Developing a criteria to select colostrum samples of poor quality

2015 Annual Report for FNE15-830

Project Type: Farmer
Funds awarded in 2015: $4,644.00
Projected End Date: 12/31/2016
Region: Northeast
State: Pennsylvania
Project Leader:
Sarah Hazelton
Hazel-Rod Farm

Developing a criteria to select colostrum samples of poor quality


      This project has two objectives. The first objective was to assess the ease of use and accuracy of the colostrometer and Brix refractometer in assessing colostrum quality on farm. The second objective was to develop a selection criteria to identify animals that are at risk of producing poor quality colostrum. The overall goal of this project is to make farmers more aware of the importance of testing colostrum quality and of the availability of on-farm tools to measure colostrum quality.

            To date, Sarah Hazelton (farmer) has collected and analyzed all of the 40 milk samples on farm.   A Mansfield University student has run the ELISA analysis on half of the samples. The county extension agent, Craig Williams, has helped us identify our first outreach event, set for March of 2016.

Objectives/Performance Targets

            In spring 2015 through fall 2015, I measured the colostrum quality of 40 colostrum samples, with both the colostrometer and Brix refractometer. Readings were recorded for each sample, in addition to color and consistency of the colostrum, parity of the dam, average milk production and somatic cell count of previous lactation, any calving difficulties and sex of the calf. Triplicate 1.5 ml samples were frozen for future analysis. Half of the samples have been analyzed by ELISA for IgG concentration. Statistical analysis and outreach remain to be completed.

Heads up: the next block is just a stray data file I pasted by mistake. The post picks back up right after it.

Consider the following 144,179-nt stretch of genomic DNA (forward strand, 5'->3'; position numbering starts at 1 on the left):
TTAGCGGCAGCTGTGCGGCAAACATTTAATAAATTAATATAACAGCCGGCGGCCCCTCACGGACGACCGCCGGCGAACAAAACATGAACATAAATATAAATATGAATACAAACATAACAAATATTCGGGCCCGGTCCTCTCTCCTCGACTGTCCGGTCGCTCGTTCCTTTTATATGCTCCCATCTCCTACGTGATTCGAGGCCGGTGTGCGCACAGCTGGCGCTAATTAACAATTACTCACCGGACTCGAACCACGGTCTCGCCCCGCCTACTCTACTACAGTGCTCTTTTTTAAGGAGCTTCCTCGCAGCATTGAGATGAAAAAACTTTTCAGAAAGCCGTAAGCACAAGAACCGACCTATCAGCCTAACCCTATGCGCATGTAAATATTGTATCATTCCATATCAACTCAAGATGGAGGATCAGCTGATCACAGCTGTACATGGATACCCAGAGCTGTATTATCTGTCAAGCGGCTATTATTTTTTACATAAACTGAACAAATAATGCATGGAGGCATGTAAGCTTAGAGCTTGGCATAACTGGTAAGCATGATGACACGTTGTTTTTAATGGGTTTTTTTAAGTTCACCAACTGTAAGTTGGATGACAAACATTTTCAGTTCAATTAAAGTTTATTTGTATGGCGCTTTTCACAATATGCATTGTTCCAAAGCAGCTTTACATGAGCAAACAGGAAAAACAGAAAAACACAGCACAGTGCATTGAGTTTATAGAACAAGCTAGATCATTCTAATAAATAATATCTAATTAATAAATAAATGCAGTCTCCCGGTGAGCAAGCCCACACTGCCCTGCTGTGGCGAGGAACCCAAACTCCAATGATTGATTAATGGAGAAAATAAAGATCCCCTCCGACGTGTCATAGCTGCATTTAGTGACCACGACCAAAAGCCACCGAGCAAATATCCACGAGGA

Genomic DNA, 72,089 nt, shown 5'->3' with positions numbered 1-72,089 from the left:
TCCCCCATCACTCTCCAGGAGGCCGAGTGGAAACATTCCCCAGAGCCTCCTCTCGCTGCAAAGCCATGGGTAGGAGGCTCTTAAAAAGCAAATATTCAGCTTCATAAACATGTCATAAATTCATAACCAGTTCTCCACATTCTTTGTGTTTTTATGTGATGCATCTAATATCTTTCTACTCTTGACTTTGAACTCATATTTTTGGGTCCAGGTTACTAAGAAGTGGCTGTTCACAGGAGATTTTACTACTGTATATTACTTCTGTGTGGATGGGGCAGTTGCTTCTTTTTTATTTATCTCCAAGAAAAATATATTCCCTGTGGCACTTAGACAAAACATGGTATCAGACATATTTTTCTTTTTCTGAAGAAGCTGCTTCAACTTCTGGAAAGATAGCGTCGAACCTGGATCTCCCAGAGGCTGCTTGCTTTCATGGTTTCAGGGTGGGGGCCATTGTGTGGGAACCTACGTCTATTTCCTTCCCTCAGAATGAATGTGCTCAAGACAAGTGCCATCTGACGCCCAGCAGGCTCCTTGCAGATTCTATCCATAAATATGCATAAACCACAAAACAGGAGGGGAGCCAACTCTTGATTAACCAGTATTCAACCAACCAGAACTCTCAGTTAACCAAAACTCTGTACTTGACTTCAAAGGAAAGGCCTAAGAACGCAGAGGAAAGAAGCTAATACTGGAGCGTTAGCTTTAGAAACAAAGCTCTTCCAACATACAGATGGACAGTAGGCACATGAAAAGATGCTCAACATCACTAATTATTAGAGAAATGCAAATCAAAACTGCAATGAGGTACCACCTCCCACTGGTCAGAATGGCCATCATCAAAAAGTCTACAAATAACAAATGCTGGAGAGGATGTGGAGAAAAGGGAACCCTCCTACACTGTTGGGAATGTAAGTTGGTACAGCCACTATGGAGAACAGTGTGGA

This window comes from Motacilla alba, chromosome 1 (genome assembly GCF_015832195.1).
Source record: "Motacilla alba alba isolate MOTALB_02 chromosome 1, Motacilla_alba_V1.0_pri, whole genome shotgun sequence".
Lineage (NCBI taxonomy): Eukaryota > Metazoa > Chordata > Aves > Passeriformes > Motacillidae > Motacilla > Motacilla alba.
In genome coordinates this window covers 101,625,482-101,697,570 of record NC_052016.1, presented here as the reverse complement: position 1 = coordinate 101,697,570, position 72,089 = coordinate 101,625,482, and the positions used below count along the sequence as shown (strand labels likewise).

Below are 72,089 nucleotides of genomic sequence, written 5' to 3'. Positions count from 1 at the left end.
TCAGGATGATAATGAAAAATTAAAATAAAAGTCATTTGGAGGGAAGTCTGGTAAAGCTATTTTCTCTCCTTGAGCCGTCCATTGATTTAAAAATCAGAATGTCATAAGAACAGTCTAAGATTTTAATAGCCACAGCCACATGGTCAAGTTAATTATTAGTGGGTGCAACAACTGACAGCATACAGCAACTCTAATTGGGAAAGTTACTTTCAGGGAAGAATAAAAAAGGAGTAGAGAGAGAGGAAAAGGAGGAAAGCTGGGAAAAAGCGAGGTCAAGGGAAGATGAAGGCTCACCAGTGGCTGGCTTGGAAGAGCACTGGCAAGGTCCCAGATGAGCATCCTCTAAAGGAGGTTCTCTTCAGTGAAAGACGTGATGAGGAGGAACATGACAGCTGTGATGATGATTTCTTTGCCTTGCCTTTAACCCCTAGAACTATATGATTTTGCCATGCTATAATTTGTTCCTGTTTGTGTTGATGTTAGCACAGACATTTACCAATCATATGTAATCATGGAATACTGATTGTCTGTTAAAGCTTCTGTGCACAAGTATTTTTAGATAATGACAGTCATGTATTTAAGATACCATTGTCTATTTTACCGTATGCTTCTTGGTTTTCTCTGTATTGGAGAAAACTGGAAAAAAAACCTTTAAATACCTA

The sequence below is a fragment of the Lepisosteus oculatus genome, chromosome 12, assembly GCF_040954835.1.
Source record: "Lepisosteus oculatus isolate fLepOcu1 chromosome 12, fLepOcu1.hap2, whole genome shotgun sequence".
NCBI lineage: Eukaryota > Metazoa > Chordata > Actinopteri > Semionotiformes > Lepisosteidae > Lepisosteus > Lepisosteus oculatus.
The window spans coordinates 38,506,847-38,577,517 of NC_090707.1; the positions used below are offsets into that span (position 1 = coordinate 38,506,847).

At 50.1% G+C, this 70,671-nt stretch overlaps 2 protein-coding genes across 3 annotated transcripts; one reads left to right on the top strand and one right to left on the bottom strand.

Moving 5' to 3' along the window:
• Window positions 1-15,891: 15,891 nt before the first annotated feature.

A visual appraisal of the results indicate that parameters commonly used by farmers to assess colostrum quality, such as color, consistency, milk production of dam and sex of calf, are not reliable indicators of colostrum quality. It would appear as if available energy in the dam’s ration prior to calving may have an influence on colostrum quality. Further correlations will be assessed via statistical analysis.

As far as the ease of use of the colostrometer and refractometer, both instruments were very simple to use on-farm. Although the colostrometer values are easier to interpret directly, the refractometer is more durable for on-farm usage. The ELISA data has proved to be quite variable and difficult to interpret, possibly due to machinery failure or lack of sensitivity of the chosen kit. The ELISA values will most likely not yield useful data.



J. Craig Williams
Penn State Dairy Team, Tioga Co.
Penn State Extension
118 Main St.
Wellsboro, PA 16901
Office Phone: 5704390235
Dr. Marsha Rosanelli
Troy Veterinary Clinic
15579 Rt. 14
Troy, PA 16947
Office Phone: 5706733181